Editor's note: If you grew up in South Florida, you've lived a delightfully half-baked existence. You've definitely smoked the stickiest crippy and the worst Jamaican schwag. County Grind got all stoned and thought, why not ask these toasty South Florida musicians to give us a taste of their favorite pot-inspired songs in preparation for 420? This Chronic Cover series introduces you to both songs about weed and local talents.
The idea of heading up a 420 musical project struck me as phenomenal. When my editor asked that I take control of it, I marveled at the prospects and stoner high jinks our local music scene might produce. I did ponder, "So, we are the first person that came to mind to work on this? How does that really bode on our character?" After some contemplation, we thought, "Pretty freaking groovy, that's how!"
After receiving the assignment, I bumped into West Palm Beach indie-folk wiz Nick Eberhardt at a local watering hole. Last year, Eberhardt's debut solo album, Can You Feel It, blew us away. Recorded in just one month as part of National Public Radio's RPM Challenge, Can You Feel It is a delicate, heartfelt record that deals with the passing of Eberhardt's father. After spending years fronting local rock outfit Noble Rocket and subsequently Dark Lights, Can You Feel It showcased the potential Eberhardt has as a solo musician.
Eberhardt has been somewhat of a local scene anomaly, a musical recluse, if you will. He rarely takes to the stage. Witnessing a Nick Eberhardt solo performance these days is akin to bumping into J.D. Salinger on the subway -- when he was alive, of course. Yet Eberhardt has such stage presence, charisma, and a captivating, dynamic voice that he could be gigging every weekend.
The musician was on the short list of acts I hoped would participate in this project. The normally mild-mannered and extremely approachable Eberhardt gave a rather belligerent response to the request to participate. "What, do I look like a fucking stoner to you?" he said deadpan. Was he joking? Eberhardt rather begrudgingly asked for my email and said that he would consider it but that he couldn't make any promises.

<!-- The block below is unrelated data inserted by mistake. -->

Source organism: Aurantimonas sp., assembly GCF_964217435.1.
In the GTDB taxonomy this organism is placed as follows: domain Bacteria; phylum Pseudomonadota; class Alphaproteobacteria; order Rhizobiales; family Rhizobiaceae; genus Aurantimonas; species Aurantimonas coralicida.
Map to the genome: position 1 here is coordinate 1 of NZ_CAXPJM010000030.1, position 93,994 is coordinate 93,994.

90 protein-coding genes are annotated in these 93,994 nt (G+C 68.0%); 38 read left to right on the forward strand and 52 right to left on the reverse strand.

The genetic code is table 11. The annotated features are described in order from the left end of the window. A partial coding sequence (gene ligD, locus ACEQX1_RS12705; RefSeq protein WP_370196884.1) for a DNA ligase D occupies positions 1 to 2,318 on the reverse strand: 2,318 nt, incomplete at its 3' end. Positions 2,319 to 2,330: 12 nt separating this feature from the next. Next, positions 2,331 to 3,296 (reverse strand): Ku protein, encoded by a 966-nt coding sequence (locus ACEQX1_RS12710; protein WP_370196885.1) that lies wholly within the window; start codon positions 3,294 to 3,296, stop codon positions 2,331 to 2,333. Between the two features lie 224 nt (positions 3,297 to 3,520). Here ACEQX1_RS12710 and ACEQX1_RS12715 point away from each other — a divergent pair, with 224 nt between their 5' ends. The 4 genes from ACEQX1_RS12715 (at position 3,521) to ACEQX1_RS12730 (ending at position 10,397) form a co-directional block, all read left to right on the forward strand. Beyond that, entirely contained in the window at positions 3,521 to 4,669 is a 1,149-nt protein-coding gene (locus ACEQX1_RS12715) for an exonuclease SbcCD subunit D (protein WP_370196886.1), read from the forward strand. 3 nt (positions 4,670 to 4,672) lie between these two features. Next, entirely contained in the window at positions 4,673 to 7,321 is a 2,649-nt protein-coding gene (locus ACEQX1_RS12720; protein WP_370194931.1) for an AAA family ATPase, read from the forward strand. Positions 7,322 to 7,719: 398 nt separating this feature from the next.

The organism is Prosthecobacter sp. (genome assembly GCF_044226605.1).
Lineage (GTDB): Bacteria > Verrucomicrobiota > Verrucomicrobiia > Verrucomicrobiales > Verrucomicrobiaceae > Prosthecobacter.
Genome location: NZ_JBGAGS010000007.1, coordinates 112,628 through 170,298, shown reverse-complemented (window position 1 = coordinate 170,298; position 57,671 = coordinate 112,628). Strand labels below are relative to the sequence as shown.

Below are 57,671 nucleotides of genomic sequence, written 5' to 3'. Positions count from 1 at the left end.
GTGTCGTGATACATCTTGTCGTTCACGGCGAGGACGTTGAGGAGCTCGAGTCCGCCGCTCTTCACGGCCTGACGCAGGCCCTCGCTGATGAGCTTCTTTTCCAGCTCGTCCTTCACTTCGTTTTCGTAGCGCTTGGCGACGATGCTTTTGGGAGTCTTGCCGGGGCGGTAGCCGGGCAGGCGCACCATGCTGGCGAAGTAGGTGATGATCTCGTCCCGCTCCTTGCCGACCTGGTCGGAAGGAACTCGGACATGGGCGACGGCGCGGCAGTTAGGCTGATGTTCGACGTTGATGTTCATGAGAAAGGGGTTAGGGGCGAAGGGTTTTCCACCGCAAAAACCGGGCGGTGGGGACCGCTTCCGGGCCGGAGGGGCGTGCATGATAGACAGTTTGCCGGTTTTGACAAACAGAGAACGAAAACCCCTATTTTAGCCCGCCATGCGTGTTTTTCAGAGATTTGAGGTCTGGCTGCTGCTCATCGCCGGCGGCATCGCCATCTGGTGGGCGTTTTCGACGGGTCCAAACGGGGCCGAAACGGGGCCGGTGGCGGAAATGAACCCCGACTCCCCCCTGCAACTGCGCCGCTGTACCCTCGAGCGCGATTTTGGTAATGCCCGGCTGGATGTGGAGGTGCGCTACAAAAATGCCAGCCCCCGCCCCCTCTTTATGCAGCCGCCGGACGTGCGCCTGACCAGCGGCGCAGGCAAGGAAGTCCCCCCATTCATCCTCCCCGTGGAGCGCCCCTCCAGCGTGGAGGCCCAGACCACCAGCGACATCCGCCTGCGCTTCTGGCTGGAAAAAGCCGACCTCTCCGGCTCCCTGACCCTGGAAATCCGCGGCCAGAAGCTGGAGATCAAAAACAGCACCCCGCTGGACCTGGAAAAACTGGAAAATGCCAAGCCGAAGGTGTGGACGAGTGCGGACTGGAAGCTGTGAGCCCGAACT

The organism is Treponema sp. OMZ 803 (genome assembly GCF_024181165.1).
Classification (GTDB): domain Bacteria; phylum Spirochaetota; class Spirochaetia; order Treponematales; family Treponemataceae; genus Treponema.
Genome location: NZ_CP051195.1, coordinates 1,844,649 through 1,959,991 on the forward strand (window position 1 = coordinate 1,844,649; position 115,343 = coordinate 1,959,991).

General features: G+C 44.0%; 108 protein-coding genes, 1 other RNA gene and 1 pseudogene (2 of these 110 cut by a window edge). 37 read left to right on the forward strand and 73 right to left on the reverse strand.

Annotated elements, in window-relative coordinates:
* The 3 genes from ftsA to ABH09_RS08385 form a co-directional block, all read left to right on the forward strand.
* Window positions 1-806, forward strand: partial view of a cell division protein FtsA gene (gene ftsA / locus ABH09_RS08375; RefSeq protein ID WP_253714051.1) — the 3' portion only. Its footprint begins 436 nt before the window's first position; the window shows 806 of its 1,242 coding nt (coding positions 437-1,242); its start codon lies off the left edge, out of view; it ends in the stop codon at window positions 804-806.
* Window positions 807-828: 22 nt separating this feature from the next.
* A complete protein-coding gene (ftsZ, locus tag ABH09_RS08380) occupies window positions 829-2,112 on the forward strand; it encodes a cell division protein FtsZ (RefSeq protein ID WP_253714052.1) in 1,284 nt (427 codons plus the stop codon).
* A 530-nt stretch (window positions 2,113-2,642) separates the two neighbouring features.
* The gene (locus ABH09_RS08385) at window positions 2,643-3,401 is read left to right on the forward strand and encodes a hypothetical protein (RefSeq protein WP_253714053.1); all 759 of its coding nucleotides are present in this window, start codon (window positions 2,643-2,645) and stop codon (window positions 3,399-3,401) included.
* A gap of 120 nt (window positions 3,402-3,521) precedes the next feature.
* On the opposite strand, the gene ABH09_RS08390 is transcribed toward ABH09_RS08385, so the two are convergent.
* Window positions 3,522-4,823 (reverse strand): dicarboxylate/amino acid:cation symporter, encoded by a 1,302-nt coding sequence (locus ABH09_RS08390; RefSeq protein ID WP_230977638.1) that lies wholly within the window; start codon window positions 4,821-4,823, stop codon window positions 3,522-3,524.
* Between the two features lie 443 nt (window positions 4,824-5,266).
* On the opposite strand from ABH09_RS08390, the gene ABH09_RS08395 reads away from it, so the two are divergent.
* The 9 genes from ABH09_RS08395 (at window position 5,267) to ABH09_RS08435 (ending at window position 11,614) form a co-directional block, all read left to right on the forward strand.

To my delight, the next morning in my inbox was this amusing, off-the-wall cover of Bob Dylan's "Rainy Day Woman #12 & 35." Eberhardt is spot-on with this zaniness that effused from Dylan's most eccentric moments on his 1966 album Blonde on Blonde. When Eberhardt began the song by going bonkers on the kazoo, we knew we were in for a treat.
Eberhardt presents a much more stripped-down version than the original here. Instead of the trombone, piano, bass, and other accoutrements Dylan had at his disposal, Eberhardt brings local singer/songwriter Johnny Buscemi in on what looks to be a miniature accordion and features Bryan Wohlust -- former frontman for Doorway 27 and current head of supergroup Luxury of Company -- rocking out on a kooky slide whistle.
I couldn't think of a better jam to kick off our 420 countdown. Thanks, Nick! You nailed, what is perhaps the best 420 refrain in history: "I would not feel so all alone/Everyone must get stoned."
As an aside, Eberhardt wanted us to mention that he is in the process of wrapping up his next album and that details would be released about said project in the coming weeks. Look for more Eberhardt information here.
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